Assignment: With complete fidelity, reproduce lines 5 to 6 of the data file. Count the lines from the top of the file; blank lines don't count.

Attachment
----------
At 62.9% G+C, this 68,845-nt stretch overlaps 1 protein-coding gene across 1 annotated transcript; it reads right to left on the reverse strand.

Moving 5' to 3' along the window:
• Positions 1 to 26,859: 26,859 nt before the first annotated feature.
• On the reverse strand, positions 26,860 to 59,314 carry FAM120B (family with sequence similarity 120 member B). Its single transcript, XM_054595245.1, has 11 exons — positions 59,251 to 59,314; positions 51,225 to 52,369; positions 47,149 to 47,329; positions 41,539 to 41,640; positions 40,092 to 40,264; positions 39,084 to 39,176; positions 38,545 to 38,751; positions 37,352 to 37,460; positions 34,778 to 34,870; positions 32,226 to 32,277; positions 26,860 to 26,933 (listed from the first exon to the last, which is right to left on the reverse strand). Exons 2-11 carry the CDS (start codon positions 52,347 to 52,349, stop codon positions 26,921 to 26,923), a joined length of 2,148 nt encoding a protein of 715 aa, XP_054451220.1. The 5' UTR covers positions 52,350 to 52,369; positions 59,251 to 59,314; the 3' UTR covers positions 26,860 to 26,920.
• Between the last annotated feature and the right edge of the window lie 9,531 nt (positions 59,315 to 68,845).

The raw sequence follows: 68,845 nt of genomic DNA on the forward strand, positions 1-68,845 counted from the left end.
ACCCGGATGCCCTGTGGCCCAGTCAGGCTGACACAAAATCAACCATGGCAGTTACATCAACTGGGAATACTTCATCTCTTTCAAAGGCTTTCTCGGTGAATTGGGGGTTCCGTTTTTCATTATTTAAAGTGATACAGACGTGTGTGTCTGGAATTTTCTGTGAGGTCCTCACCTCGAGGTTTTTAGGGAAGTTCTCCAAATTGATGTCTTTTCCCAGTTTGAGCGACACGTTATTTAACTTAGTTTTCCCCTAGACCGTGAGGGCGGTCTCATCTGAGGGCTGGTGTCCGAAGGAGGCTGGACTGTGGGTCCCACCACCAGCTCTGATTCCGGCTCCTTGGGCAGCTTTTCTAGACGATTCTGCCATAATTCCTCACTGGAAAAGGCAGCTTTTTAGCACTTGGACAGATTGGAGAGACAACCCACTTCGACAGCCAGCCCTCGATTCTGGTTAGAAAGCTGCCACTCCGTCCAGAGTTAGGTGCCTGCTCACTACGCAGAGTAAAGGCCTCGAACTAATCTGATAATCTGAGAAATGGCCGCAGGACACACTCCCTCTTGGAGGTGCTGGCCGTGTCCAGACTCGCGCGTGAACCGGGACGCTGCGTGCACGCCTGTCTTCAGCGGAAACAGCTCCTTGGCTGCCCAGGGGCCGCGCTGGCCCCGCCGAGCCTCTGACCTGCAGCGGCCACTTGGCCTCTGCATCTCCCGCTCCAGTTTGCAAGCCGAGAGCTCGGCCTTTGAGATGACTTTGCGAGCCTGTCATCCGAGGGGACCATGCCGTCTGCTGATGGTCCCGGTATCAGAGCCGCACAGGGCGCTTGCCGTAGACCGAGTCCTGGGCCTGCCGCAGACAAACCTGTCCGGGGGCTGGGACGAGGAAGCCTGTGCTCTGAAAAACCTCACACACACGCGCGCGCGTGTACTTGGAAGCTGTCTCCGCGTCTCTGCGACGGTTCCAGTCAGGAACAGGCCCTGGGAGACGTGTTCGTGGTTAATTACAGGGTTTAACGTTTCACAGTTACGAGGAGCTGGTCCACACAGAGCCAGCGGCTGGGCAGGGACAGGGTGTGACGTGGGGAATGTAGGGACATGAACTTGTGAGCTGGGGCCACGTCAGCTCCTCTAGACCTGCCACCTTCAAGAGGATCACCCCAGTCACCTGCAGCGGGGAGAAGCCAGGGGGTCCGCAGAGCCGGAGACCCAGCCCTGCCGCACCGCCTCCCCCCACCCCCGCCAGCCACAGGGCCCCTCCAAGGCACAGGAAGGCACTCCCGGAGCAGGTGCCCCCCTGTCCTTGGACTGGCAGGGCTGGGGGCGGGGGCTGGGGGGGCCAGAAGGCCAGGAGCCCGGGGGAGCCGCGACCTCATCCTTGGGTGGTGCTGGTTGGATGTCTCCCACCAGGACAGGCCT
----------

• Between the last annotated feature and the right edge of the window lie 9,531 nt (positions 59,315 to 68,845).

The raw sequence follows: 68,845 nt of genomic DNA on the forward strand, positions 1-68,845 counted from the left end.